Chris Christie Seeks To Emulate McCain 2008 Campaign

Former New Jersey governor Chris Christie is banking on New Hampshire to propel his presidential campaign forward. This strategic move mirrors the approach adopted by the late Arizona senator John McCain, who won the New Hampshire primary twice during his two presidential campaigns and eventually secured the Republican nomination in 2008.

Currently facing challenging odds, Christie draws inspiration from McCain’s unlikely success in New Hampshire. In 2007, McCain trailed behind Mitt Romney and Rudy Giuliani in the polls, with little hope of victory. However, his perseverance paid off when he won the primary and eventually became the nominee.

But the political dynamics in New Hampshire have changed since McCain’s time. Donald Trump, who won the state’s primary in 2016, is again a formidable contender. Some political observers caution against solely focusing on New Hampshire, citing the importance of looking ahead and gaining momentum.

Current polls in New Hampshire indicate that Chris Christie is lagging behind former South Carolina governor Nikki Haley, who has secured endorsements from New Hampshire Governor Chris Sununu. Trump, however, maintains a significant lead, prompting some anti-Trump Republicans to advocate for Christie to exit the race in order to enhance Haley’s prospects. Yet, the extent to which Christie’s supporters would pivot to Haley and whether this shift could propel her ahead of Trump remains uncertain.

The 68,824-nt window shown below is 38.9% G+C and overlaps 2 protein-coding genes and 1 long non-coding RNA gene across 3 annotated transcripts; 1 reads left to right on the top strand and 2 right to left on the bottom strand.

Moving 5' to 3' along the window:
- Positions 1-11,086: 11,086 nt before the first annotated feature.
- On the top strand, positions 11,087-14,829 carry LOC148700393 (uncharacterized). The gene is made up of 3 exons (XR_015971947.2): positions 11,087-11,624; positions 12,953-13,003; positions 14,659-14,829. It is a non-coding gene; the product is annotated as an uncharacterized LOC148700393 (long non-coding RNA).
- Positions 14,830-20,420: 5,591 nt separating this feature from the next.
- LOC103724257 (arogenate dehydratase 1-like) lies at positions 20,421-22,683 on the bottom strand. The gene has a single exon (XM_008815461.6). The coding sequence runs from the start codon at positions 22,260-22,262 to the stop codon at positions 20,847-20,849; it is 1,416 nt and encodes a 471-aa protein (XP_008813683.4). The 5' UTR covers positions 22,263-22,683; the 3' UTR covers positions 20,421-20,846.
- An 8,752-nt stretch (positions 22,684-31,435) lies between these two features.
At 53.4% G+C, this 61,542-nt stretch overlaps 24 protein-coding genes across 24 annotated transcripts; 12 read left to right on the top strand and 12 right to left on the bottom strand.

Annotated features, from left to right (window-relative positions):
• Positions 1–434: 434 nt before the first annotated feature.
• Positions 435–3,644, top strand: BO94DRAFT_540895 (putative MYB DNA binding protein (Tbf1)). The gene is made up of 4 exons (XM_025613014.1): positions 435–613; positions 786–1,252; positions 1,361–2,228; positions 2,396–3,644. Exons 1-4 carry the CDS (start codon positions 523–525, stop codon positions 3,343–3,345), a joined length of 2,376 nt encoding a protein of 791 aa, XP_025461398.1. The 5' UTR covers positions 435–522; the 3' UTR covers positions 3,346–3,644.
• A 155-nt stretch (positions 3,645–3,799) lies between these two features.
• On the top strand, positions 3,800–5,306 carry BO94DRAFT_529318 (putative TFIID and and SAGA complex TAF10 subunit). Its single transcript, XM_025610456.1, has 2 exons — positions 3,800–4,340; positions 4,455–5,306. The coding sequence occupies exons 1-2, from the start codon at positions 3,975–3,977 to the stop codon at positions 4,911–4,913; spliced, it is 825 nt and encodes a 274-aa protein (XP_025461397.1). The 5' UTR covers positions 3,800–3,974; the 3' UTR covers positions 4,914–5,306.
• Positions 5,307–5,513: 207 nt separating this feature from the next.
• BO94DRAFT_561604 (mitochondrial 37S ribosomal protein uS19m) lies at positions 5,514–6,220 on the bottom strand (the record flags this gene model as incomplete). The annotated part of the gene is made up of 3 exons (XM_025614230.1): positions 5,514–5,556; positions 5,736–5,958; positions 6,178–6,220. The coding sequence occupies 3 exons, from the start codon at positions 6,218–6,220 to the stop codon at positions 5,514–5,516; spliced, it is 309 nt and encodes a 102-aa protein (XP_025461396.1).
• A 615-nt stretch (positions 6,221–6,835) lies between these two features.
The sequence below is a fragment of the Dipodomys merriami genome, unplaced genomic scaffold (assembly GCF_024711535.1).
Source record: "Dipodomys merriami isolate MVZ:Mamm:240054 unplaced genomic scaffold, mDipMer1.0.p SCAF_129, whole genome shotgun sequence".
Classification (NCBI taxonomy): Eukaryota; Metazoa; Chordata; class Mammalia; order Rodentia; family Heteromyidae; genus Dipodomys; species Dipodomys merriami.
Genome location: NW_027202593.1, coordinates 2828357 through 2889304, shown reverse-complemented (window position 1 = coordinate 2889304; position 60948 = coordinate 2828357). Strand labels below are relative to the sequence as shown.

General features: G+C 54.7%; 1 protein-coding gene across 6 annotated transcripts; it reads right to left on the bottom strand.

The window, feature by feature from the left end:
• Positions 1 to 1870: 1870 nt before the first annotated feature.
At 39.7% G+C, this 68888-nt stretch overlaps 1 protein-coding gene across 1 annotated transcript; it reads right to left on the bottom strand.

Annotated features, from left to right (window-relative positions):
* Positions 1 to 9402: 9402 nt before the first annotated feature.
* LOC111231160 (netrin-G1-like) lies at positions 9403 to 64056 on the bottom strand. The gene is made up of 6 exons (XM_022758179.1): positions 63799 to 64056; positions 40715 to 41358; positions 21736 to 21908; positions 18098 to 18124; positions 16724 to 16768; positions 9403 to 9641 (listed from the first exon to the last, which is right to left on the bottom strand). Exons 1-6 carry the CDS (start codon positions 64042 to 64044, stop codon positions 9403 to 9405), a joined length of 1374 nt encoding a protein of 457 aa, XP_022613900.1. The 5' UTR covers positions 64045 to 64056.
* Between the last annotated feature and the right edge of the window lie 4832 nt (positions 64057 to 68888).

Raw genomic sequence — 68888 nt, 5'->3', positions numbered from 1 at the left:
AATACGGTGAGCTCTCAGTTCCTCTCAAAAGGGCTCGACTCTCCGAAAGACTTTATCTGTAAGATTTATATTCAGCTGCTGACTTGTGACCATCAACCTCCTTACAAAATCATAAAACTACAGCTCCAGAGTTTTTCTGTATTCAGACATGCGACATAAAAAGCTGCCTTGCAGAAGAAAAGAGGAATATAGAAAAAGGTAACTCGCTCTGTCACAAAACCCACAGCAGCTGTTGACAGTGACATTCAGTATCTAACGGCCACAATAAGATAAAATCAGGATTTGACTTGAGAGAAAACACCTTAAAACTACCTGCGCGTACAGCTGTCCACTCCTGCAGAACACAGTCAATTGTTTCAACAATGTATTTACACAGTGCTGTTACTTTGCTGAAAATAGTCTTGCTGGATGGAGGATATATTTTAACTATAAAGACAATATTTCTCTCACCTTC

Despite the pressure, Christie remains steadfast in his determination to stay in the race. His supporters, including longtime GOP donor Bobbie Kilberg, believe in the strength of his ideas and his ability to prevail, much like McCain did. Christie has focused his campaign efforts on counties President Biden won in 2020 while also appearing in counties that Trump carried.

The ability of undeclared voters, known as independents, to participate in the Republican primary in New Hampshire may work in Christie’s favor. Like other GOP contenders vying for attention in the Iowa caucuses, Christie has prioritized the first-in-the-nation primary state.

Although Christie’s campaign asserts that he has a path to the nomination beyond New Hampshire, his chances ultimately rely on a solid showing in the state’s primary on January 23rd.
Supporters like Rebecca Weidner, who voted for McCain, value Christie’s moderate approach and believe he can bridge the partisan divide that has plagued the country.

While McCain’s victories in New Hampshire were crucial to his campaigns, the state also played a pivotal role in Trump’s 2016 primary win. Trump’s popularity remains strong in the state, but the field of viable contenders is smaller this time. Some speculate that Trump may capture McCain’s voter base, replacing straight talk with populism. In his bid to catch a similar wave, Christie faces the challenge of cutting through the noise, especially with Trump’s absence from the GOP primary debates.